He talks about being called an impostor even though he knew he was being honest. Maybe you’ve felt that way. You try to do the right thing and get blasted for it. You try to be generous and people accuse you of seeking attention. You try to help and people say that you’re nosy. You strive to live honestly but people accuse you of cheating or lying. In those situations you begin to ask why you even bother—the temptation is to just stop trying because it feels like you’ll be attacked no matter what you do. People leveled all sorts of charges against Paul, they claimed he only cared about making a name for himself, that he was in it for the money, or that he was a liar. Those are accusations that cut deep. But Paul kept preaching and doing what he knew was right. It is hard to have your motives impugned, but if we trust that God knows the truth we can keep on going, even when others criticize us.
Paul also talks about being ignored, though he was actually well-known. It is a painful thing to be ignored, to be treated like you don’t even exist. You stand in a group and people act like you aren’t even there. You ask a question and nobody even acknowledges it. You begin to talk and someone else interrupts and talks over you. It’s especially painful when those who seem to ignore us are the people whose attention we desire the most. Paul was familiar with this feeling—there were people who thought that if they just ignored Paul, he would shrivel up and shrink back from the task God had called him to. But Paul didn’t shrink back, because he knew that even though it seemed like he didn’t matter to these people, he did matter to God and ultimately, that was all that mattered. We must remember the same thing when we feel like we don’t matter. We may not be famous, we may not even be popular, but we are loved by God.
The last group of statements is a little different from the first two statements. The first two statements were false, but the last five are all true statements, but they don’t tell the whole story. It is true that Paul lived close to death, it is true that he had been beaten, it is true that his heart ached, it is true that he was poor, and it was true that he basically owned nothing. But Paul knew that there was more to it than just those simple statements. He knew that even though he lived close to death, he wasn’t dead. Even though he had been beaten, he hadn’t been killed. Even though his heart ached from seeing that things weren’t as they should be, he had a joy that came from knowing that God was in control, and that one day He would make all things right. He knew that though he didn’t have much in terms of worldly possessions, but worldly possessions were not all that mattered. He may have been poor by the standards of the world, but he knew that when it came to the things that really mattered—changed lives and a relationship with God—he was a very rich man.
The lesson Paul is teaching us is one of perspective. It is easy to believe the bad things and stop there. Paul challenges us to not simply believe what the world (or our own worldly perspectives) tells us, but to look at what God says is true. He challenges us to dig deeper and gain the proper perspective.
- The world may say that you aren’t worthy of love or respect, but God says that He loves you so much that He sent Jesus to die for you. He loves you so much that He continues to hear your prayers. He loves you so much that He gives you strength in the times when you are weak.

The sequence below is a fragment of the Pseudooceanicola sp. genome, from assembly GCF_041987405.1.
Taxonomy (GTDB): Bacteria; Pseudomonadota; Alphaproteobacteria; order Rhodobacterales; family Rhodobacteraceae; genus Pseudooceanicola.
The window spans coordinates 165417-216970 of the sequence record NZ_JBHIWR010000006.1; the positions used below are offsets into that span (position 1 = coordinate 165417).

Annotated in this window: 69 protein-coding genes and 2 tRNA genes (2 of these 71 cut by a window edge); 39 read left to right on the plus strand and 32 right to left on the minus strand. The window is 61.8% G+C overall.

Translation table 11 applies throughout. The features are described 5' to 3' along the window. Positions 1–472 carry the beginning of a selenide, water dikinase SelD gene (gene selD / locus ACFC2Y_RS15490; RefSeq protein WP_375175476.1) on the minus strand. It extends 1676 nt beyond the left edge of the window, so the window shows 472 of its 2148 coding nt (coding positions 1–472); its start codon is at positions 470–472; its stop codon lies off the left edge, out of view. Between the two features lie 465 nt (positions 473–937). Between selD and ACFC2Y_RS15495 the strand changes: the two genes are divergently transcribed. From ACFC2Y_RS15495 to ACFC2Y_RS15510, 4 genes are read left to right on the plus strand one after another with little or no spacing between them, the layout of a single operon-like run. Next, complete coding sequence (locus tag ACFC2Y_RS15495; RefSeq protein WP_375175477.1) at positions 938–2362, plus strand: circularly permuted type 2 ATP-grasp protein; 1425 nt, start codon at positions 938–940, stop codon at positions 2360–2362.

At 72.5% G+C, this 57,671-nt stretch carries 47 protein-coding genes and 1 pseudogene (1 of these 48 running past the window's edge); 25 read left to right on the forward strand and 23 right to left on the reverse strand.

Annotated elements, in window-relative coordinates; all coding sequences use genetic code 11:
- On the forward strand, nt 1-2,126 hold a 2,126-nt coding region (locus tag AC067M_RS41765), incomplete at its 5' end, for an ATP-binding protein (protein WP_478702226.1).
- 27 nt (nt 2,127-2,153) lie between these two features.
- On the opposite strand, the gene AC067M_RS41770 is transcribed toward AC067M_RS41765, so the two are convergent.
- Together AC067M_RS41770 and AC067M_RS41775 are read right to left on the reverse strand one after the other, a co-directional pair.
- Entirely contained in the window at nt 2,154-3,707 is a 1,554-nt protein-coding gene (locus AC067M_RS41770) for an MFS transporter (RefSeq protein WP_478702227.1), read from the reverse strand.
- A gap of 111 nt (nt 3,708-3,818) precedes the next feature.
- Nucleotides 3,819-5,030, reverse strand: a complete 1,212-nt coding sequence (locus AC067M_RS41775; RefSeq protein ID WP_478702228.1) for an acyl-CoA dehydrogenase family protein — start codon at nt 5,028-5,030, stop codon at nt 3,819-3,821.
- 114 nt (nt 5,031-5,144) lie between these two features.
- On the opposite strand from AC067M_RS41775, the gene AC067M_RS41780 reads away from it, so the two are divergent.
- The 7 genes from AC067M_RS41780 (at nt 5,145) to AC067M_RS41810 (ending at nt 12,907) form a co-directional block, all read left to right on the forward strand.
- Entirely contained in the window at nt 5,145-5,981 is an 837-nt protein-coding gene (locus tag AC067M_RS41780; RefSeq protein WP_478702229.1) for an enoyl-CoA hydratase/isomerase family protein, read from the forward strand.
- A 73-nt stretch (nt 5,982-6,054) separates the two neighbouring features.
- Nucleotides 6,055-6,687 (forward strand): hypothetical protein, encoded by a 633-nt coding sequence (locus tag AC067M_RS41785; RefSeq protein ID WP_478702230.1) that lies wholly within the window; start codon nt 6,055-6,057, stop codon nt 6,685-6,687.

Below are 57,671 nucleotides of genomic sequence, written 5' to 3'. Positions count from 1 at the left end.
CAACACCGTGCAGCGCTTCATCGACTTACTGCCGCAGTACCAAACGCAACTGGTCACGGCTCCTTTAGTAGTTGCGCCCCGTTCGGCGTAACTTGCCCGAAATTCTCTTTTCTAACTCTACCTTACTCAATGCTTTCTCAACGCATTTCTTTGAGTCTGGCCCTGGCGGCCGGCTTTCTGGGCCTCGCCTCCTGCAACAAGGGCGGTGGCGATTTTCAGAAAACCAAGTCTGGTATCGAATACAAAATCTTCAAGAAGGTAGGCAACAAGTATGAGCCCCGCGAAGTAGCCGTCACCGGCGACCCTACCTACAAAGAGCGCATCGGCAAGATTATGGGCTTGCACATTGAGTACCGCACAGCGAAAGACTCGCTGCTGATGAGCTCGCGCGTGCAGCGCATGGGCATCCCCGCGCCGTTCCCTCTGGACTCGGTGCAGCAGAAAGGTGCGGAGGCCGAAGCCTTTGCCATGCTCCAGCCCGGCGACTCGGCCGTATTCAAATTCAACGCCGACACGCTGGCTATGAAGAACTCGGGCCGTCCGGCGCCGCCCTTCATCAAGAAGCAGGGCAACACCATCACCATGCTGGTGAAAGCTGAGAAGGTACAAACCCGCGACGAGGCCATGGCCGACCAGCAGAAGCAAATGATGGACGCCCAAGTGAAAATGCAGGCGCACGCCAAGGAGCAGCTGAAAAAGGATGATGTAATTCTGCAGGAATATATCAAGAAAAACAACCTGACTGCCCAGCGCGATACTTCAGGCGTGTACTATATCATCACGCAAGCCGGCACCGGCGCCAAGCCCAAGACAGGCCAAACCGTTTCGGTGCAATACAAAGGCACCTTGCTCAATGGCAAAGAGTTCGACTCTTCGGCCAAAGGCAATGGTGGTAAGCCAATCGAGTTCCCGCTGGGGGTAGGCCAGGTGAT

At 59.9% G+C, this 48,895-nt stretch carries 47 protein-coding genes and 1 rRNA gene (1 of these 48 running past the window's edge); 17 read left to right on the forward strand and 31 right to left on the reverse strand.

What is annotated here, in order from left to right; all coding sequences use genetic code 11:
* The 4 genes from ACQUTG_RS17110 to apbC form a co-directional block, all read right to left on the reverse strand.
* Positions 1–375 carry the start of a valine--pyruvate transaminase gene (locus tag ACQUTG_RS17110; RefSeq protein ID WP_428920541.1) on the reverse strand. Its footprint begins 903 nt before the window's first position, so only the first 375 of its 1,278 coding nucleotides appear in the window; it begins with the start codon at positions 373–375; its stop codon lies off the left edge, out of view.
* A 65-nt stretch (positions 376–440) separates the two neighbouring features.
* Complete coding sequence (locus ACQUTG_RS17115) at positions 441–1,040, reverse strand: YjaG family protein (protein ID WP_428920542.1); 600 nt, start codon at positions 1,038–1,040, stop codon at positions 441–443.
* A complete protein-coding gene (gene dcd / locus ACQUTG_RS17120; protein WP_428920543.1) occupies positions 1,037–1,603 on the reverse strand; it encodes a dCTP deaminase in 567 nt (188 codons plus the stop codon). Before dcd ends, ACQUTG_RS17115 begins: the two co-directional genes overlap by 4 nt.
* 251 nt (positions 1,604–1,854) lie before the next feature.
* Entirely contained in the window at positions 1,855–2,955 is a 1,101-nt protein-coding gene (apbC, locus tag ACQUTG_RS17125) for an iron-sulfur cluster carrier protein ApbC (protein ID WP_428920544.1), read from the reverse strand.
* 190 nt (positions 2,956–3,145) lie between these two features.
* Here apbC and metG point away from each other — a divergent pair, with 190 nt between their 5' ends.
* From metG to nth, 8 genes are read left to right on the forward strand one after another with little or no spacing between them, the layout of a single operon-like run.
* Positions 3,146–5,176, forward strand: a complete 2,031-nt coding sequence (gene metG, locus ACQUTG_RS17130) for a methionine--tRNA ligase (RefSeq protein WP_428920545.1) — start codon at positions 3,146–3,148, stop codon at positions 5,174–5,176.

- The world says your situation is hopeless, so you might as well just give up. We know that no situation is hopeless, because God can do things that we can’t. Even when God doesn’t change our circumstances, we still know that He has a plan.
- The world says you can’t possibly make any sort of lasting impact. There’s some truth to that statement, but it’s not the whole story. On our own, we have no real power. But God works through us to accomplish great things. He can use us to make a real, eternal impact in the lives of others if we will simply trust and serve Him.
As Paul closes out this section of scripture, he reminds the Corinthians of how much he has poured out his heart to them, and he pleads for them to love him too. Paul wrote 2 Corinthians to a group of people who had often attacked him. Even in this situation, he was trying to honor God by showing love even to people who didn’t love him back.
Paul wasn’t afraid of letting people look into his past. He knew his track record. He had faced many hardships and trials, but he didn’t view those experiences as weaknesses, he viewed them as opportunities to demonstrate that he really believed what he said he did. Each of us will face trials in our lives. Some of you are facing trials right now. That fact humbles me and makes me hesitant to give advice. I have not walked the same path that you have, so I’m not deluded into thinking I have all the answers. I don’t want to try to give advice, but I do want to share what God says—the lessons we can gain from this passage and apply to our own lives in times of trial.
Here’s what I think we can learn from Paul: the only way we can carry on living as we should in the midst of difficult circumstances is to learn to look beyond ourselves. It is tempting, when it feels like our world is crumbling around us, to retreat into ourselves and reflect on what a terrible hand we’ve been dealt. It is tempting to simply sit back and ask, “Why Me?” Paul reminds us that this mentality keeps us from living as we should. We must lift our eyes to see the people around us and the God who loves us.
When you feel helpless, it is time to ask yourself some hard questions: Do I really believe that God is in control? When you don’t understand why things are happening, ask yourself, do I really believe that God knows what’s best and has a plan? When you are tempted to take shortcuts or to compromise, ask yourself, do I really believe that God’s way is best? If we remind ourselves of what we know to be true, it will help us to keep going, to patiently endure, and to maintain perspective. One of the blessings of hard times is that it forces us to reach for a strength that is too often overlooked when things are going well.
How we endure the trials of life will tell us (and everyone else around us) a lot more about what we really believe than any words we can speak. So whether we are facing good times or bad ones, our goal should be the same—to be consistent in the way that we live, so that when people question what we believe, they will not only benefit from the words we say, they will also be able to see what we believe by the way we live. . . even in the crushing times of life.